Introduction Materials and Methods Results and Discussion References Top of Page Table of Contents Home

Bacterial Strains and Culture Conditions: The MRSA strain was a generous gift from the Microbiology Laboratory of St. John's Hospital (Tulsa, OK). S. aureus ATCC 12598 (methicillin-susceptible) was obtained from Carolina Supply (Burlington, NC) and was designated as S. aureus wild-type (SAWT). SEWT was a lab strain obtained from the teaching program at OSU-COM (Tulsa, OK). A vancomycin-resistant S. epidermidis strain (VRSE) was derived from SEWT strain by the stepwise adaptation procedure described below. Identifications of SEWT and vancomycin-resistant strains were confirmed by

{Page 2}

16S rRNA analyses performed by Midilabs (Newark, DE). Working cultures of all strains were routinely maintained on blood agar plates. Growth of cells used in experiments was initiated by inoculating isolated colonies from blood agar plates into flasks containing 50 mL Mueller-Hinton (MH) broth. All cells used in this study were grown in Mueller-Hinton broth (CSMH) supplemented with Mg2+ (12.5 mg/L) and Ca2+ (25 mg/L) and were aerated with vigorous shaking at 37ºC. Susceptibility to lysostaphin (Sigma, St. Louis, MO) was measured by adding 1 unit of enzyme activity/mL (1ng/mL) to exponentially growing cells in 50 mL of CSMH. Cultures were incubated at 37ºC and absorbance at 620 nm was measured every 10 min.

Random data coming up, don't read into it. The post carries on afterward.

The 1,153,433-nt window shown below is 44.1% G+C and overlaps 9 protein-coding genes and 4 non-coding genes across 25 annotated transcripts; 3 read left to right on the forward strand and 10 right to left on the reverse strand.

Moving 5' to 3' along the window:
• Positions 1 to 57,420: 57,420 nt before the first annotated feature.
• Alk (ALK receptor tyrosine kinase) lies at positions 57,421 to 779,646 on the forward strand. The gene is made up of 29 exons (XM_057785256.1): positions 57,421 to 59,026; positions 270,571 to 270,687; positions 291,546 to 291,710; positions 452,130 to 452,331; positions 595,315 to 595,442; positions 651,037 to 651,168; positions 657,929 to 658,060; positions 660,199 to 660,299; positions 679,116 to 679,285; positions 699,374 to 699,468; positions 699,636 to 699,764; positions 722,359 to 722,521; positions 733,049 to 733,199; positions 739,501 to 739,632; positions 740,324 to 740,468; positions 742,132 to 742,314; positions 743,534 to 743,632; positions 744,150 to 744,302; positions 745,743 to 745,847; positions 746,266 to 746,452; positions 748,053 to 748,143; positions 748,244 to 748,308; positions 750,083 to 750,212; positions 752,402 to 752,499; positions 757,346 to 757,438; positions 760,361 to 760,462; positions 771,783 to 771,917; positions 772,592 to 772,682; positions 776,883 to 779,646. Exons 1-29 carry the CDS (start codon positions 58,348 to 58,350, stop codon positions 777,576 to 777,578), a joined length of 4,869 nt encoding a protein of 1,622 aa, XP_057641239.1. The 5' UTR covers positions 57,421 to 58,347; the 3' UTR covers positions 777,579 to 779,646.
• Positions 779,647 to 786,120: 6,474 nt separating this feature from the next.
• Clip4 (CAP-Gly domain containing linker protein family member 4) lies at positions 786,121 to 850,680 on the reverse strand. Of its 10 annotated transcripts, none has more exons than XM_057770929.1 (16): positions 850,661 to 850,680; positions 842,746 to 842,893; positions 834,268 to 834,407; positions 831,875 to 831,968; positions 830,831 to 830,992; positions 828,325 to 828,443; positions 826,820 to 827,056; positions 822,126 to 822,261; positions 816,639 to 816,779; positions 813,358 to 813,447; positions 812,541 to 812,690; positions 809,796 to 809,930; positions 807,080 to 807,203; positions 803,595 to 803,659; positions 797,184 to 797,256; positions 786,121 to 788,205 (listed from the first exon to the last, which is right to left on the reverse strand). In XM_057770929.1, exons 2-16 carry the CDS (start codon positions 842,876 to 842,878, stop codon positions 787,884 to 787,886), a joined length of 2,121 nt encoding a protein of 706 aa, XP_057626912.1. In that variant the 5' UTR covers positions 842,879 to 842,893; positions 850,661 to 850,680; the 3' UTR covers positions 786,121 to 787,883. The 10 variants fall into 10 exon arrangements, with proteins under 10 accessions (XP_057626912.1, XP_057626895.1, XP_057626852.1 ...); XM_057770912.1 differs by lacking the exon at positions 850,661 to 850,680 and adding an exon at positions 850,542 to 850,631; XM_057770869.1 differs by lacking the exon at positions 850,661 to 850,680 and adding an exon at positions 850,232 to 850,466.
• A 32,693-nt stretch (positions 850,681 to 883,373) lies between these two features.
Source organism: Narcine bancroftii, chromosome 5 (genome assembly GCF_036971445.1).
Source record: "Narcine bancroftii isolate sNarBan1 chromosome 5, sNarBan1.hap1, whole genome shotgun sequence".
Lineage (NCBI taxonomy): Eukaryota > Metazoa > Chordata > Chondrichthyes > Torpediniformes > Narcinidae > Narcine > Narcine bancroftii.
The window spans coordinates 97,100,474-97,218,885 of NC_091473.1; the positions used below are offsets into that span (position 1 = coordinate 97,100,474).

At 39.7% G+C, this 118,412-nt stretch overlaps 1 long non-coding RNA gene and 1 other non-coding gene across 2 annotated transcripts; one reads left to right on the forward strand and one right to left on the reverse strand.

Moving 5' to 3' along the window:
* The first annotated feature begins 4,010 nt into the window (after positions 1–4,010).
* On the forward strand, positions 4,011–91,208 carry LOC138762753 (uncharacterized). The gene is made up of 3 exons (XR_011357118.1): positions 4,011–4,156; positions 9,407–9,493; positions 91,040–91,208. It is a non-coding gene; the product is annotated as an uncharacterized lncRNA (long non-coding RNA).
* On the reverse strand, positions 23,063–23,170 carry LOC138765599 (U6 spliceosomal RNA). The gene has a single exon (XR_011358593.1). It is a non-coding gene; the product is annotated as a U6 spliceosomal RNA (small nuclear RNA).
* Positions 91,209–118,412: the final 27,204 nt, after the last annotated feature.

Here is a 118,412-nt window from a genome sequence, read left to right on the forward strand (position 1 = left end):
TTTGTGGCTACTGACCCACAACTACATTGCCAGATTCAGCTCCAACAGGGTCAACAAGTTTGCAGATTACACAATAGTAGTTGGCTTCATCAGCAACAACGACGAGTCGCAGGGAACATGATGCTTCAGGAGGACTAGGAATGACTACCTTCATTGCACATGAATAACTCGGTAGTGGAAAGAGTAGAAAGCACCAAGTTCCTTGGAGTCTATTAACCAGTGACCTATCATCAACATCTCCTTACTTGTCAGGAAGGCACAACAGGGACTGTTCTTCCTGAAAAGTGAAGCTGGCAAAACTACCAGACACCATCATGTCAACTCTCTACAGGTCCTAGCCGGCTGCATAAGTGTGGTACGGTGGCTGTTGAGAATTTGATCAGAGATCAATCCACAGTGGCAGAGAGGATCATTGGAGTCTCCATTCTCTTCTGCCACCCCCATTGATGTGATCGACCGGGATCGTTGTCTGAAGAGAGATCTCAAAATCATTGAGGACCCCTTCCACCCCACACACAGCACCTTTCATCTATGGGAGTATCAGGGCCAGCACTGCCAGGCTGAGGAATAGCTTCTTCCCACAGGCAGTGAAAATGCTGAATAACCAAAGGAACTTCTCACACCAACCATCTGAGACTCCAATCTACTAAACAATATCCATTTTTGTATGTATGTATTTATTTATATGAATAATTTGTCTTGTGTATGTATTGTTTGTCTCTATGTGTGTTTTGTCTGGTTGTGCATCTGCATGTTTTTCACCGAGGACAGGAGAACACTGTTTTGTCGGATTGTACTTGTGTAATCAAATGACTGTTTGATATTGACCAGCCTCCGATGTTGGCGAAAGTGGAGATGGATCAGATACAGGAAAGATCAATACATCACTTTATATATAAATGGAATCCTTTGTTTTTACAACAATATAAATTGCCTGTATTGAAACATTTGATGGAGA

Isolation of Vancomycin Resistant Strains: The VRSE strain was derived from the SEWT strain by a modification of the stepwise adaptation procedure described by Conrad et al. (7). However, in contrast to these previous studies in which staphylococcal resistance to daptomycin developed in large increments, stepwise adaptation to vancomycin resistance in this study proceeded in very small increments of 1-2 µg/mL per step. Stepwise adaptation continued until a maximal resistance level of 30 µg/mL vancomycin was achieved. Attempts to obtain higher levels of resistance by this procedure were deemed not feasible because of very slow and minimal growth.

Antimicrobial Susceptibilities: Antimicrobial susceptibilities and the development of resistance were determined by various methods using standard protocols and manufacturer's recommendations. These techniques included minimum inhibitory concentration (MIC) by microtiter plates, disk diffusion, and the Etest method (8,10). All antimicrobials were obtained from Sigma (St. Louis, MO). Stock solutions of antimicrobials were filter-sterilized and frozen at _20ºC until used. Overnight broth cultures of each strain were adjusted to an optical density of 0.20 at 620 nm. Depending on the type of assay, the cultures were either swabbed onto CSMH agar plates prior to adding an timicrobial disks or strips, or dispensed in 5 µl aliquots into microtiter wells containing appropriate dilutions of the antimicrobials.